Cornish town aims to be UK's first to adopt solar power - struggle becomes YouTube series

Sunday 18 September 2011 16:12

The residents of the small town of Wadebridge, Cornwall, are aiming to transform the area into the first solar- and renewable-energy powered town in the UK. Their journey towards this goal is the subject of a YouTube mini-series.

The small town located in Cornwall on the southern tip of the United Kingdom has a population of around 6,000 and, thanks to a campaign by local residents, aims to become the first solar-powered town in the UK.

This campaign to convert to renewable energy is being led by the Wadebridge Renewable Energy Network (WREN), which is aiming to install 1Mega Watts (MW) of solar energy by April 2012 and 7MW of solar energy by 2015, which would account for around a third of the town's electricity supply.

The campaigners have faced a series of difficulties in their pursuit of this renewable energy goal, including winning over local residents and technical difficulties surrounding controversial proposals by the British government to limit the Feed-In-Tariff (payment for generating electricity) to small-scale projects.

However, supported by solar technology companies such as Solarcentury, the town's residents are beginning to install their first solar panels, and their initial inspiration, efforts and journey towards this goal is the subject of a four-part YouTube mini-series.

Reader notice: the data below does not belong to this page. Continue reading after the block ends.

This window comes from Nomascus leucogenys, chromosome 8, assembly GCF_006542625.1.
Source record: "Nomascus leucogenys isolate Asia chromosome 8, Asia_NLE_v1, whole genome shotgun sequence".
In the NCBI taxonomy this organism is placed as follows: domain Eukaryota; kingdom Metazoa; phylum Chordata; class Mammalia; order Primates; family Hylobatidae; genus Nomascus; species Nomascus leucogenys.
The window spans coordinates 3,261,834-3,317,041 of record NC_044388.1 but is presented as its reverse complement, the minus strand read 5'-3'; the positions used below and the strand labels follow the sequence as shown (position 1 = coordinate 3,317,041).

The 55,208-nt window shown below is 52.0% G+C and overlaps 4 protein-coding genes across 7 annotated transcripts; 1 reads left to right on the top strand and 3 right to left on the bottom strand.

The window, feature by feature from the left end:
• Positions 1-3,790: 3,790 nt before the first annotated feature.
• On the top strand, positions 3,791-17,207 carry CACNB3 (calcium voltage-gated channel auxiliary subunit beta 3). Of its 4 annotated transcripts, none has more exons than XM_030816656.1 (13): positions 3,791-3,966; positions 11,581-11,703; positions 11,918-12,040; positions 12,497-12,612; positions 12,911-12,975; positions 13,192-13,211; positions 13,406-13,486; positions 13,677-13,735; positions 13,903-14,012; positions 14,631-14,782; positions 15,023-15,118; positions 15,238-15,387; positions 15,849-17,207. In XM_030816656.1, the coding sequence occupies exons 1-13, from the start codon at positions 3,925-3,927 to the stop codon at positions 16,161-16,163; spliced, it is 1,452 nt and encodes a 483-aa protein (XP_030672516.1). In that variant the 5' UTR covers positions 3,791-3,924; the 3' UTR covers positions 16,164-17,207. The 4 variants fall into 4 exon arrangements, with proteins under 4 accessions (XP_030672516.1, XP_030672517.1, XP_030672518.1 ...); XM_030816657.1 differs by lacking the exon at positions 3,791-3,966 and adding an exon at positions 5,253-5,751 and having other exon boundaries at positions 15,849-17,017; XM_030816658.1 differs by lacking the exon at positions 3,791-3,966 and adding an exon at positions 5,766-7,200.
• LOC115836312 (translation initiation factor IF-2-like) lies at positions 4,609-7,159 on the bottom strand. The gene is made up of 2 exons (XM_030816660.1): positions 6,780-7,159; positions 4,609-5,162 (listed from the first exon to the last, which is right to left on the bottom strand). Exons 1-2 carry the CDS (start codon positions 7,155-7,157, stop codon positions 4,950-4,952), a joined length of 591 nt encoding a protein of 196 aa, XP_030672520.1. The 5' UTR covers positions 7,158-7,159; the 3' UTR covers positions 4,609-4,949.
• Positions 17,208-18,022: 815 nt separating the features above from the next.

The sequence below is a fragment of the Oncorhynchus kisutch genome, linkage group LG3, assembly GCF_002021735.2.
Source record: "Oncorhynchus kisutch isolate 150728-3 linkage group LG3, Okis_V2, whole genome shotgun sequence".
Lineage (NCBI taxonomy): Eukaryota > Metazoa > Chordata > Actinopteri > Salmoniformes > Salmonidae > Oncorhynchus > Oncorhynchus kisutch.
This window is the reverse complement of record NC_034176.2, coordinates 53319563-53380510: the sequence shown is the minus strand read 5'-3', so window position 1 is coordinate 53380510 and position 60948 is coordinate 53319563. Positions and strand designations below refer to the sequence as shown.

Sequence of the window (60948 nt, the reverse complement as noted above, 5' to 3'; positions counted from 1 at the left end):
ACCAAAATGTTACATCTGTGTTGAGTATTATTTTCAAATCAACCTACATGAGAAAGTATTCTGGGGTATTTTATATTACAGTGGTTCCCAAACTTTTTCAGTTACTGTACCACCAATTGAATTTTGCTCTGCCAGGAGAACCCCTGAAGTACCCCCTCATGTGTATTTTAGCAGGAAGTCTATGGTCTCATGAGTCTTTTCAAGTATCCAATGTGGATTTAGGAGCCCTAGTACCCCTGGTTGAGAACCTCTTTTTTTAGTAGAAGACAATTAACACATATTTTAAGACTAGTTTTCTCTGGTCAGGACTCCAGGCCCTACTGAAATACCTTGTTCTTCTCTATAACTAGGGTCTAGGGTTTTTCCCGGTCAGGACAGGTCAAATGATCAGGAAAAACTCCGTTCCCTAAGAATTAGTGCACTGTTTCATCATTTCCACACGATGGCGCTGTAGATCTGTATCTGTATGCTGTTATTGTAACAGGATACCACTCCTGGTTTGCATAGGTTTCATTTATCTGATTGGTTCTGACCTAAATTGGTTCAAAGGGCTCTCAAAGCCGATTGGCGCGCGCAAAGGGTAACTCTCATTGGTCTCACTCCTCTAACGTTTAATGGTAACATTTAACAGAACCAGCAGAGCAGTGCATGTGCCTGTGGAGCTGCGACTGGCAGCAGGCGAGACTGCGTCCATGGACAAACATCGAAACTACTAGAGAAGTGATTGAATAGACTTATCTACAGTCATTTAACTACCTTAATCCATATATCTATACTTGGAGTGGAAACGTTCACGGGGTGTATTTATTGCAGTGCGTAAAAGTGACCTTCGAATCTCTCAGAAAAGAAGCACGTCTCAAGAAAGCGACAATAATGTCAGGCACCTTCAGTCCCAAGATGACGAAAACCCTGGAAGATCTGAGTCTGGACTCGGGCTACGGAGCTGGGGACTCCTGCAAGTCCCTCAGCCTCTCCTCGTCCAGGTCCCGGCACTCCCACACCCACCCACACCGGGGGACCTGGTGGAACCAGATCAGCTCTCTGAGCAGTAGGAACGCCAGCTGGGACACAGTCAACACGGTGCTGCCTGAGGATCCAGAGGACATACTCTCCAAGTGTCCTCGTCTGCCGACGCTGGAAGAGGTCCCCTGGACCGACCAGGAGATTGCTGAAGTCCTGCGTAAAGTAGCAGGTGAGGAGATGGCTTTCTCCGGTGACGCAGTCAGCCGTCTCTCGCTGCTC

The first episode was uploaded to YouTube on May 20 and outlines the aims of the project and the difficulties involved in winning over some of Wadebridge's residents. The video is available to watch at: The next episode will be made available on Solarcentury's channel at within the next two weeks.

The following episodes will be filmed over the coming months and uploaded to the channel roughly every four weeks.

The Wadebridge Renewable Energy Network (WREN) is also available to follow online via Facebook (, Twitter ( @WRENuk) or via the official website

This grassroots project tackles renwable energy on a village-size scale while another plan for a renewable-energy-powered community, the Tianjin eco-city in China, is a massive project - a $607 million,  30km squared city due for completion in 2018.

Join our new commenting forum

Join thought-provoking conversations, follow other Independent readers and see their replies

View comments